Why are so many ministries really poor at thanking their supporters, beyond the sending of a gift receipt? What would happen if your development team improved its appreciation methods?

One of the sad realities for otherwise wonderful ministries scattered across the country is the sad reality that many of them are really bad at thanking donors. I don’t mean bad at appreciating donations…I mean bad at saying thank you in a way that brings the supporter a deeper, more personal connection to the ministry. Here’s the most common pattern I see.

The Smiths send in a gift. They’re a bit older so they still mail a check directly to the ministry. The gift processing team enters the donation and the system spits out a receipt letter covering the basics – thank you for your gift in the amount of XX. We really appreciate your support. There may be some variation depending on the time of year, but most often, the thank you receipt skims across the surface of the relationship in a way that matters very little to either party.

Or, let’s consider the Franklin family. They’re younger and don’t even have a checkbook. Their gifts are made online, and that process all too often kicks back an instant, generic, “your gift has been received” message that carries all the warmth and personal connection of an order receipt from Amazon.

Friends, this has to change. If your ministry doesn’t get better at thanking donors, those donors will only invest in the ministry from a “transactional/convenient” mindset.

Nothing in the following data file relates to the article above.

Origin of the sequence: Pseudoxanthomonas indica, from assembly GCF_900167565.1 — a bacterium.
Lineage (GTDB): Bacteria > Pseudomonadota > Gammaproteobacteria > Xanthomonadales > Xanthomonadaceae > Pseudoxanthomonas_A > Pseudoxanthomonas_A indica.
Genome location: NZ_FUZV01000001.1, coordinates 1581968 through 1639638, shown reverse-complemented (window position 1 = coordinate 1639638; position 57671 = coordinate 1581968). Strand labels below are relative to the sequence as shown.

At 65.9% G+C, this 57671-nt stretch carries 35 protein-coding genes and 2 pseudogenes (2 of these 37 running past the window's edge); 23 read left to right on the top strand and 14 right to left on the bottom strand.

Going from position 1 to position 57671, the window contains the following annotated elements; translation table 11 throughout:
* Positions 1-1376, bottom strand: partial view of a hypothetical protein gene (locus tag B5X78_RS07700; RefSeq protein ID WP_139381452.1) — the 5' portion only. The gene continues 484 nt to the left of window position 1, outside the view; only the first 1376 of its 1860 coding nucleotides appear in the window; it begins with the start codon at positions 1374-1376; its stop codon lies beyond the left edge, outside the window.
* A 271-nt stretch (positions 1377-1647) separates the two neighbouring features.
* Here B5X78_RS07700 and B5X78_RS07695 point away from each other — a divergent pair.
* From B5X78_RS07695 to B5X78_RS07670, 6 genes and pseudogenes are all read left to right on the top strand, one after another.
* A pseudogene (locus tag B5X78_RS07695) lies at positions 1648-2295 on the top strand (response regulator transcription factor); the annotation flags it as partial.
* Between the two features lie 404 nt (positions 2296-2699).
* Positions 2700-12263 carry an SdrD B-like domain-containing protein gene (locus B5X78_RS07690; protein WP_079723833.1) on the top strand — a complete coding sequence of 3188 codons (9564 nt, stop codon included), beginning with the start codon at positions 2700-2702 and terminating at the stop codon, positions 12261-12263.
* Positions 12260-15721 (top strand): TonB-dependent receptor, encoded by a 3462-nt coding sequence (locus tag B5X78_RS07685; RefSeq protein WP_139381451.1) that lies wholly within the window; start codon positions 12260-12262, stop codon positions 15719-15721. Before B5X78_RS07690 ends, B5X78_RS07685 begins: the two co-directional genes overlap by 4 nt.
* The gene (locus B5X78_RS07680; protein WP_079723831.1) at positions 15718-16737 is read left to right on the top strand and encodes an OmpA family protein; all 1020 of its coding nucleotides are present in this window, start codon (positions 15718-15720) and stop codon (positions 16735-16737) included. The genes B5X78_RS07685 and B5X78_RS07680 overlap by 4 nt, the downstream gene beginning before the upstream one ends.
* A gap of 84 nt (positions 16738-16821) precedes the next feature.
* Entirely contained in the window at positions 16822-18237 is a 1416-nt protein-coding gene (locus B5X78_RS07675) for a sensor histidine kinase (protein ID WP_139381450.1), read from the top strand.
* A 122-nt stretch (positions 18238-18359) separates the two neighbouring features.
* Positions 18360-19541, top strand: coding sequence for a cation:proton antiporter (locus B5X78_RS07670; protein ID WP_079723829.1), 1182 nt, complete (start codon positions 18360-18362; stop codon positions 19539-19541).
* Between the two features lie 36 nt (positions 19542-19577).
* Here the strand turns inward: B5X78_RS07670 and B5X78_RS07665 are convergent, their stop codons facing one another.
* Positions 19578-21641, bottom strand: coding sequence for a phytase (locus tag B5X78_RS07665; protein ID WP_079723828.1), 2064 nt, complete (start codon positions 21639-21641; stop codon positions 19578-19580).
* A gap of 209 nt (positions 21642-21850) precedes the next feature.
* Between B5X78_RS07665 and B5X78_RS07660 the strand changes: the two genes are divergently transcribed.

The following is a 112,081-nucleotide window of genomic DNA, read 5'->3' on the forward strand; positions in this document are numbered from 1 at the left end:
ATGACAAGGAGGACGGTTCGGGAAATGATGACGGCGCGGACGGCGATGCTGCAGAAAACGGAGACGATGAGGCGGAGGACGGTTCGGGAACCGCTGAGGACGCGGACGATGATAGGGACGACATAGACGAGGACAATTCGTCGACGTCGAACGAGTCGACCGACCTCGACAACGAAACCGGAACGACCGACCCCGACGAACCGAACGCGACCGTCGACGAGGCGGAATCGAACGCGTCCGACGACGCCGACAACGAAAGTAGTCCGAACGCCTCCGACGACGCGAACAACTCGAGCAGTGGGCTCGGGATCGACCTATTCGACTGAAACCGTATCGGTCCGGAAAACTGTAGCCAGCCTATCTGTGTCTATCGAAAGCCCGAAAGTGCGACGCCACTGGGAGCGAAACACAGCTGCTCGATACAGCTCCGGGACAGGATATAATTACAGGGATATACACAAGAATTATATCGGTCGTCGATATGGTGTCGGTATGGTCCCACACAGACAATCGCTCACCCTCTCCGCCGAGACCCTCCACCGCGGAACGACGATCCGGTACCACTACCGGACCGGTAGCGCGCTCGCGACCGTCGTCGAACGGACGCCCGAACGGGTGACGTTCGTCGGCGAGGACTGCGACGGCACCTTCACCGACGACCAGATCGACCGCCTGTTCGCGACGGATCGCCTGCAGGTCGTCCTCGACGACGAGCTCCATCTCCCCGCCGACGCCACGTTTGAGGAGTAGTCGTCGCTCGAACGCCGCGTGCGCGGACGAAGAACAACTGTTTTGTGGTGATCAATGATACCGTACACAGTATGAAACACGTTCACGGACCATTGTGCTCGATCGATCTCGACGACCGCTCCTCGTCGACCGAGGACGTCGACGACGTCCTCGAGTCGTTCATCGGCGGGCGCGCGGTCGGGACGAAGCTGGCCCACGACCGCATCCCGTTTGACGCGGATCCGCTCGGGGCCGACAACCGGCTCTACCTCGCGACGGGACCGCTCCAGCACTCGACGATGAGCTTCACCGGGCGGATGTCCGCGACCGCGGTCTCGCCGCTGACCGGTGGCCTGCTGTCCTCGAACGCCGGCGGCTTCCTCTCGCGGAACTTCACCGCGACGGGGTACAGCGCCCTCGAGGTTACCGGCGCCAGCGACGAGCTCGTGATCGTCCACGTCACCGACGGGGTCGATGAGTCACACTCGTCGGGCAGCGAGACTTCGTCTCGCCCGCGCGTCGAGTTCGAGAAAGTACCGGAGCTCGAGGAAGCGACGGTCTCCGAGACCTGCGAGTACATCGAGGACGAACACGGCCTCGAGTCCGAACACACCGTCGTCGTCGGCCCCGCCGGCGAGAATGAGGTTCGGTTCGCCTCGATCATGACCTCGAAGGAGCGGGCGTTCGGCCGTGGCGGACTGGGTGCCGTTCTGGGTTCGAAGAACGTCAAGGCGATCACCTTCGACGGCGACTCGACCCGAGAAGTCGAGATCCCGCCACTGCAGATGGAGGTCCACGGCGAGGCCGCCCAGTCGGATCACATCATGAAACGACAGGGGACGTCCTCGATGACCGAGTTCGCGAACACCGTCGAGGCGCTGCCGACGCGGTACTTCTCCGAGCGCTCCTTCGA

They will give what makes them feel good…instead of giving as if your ministry was a vital part of their life. Moving supporters from transactional giving to “relational giving,” is what keeps them in your support family for decades…not just a few months.

I could talk about this concept for a very long time but in my effort to keep these videos brief, please allow me to make 3 quick points and then extend an invitation to your ministry team.

1 – If your receipt communication to donors is stale, generic, and impersonal, you’re doing it the wrong way.

2 – Your donors WILL respond to more effective, intentional gestures of gratitude…and I can prove it to you.

3 – If your ministry is always asking but lousy at thanking, donors will always be wary of the relationship. They deserve a fostering of the relationship that extends beyond always being asked.

That all leads to an invitation…to a conversation. I’d love to jump on a Zoom call with you ministry leadership and development team to talk through the practical steps you can take to improve they ways in which you thank donors…starting with the simple and perhaps even growing to the place where the role of “thanking” actually can become a staff position.

That’s exactly what my wife does for a vibrant rescue mission in our market, and the results have been fantastic. If you’d like to have that conversation – and there’s no cost or obligation – I sure hope to hear from you via email at thegivingseries@gmail.com

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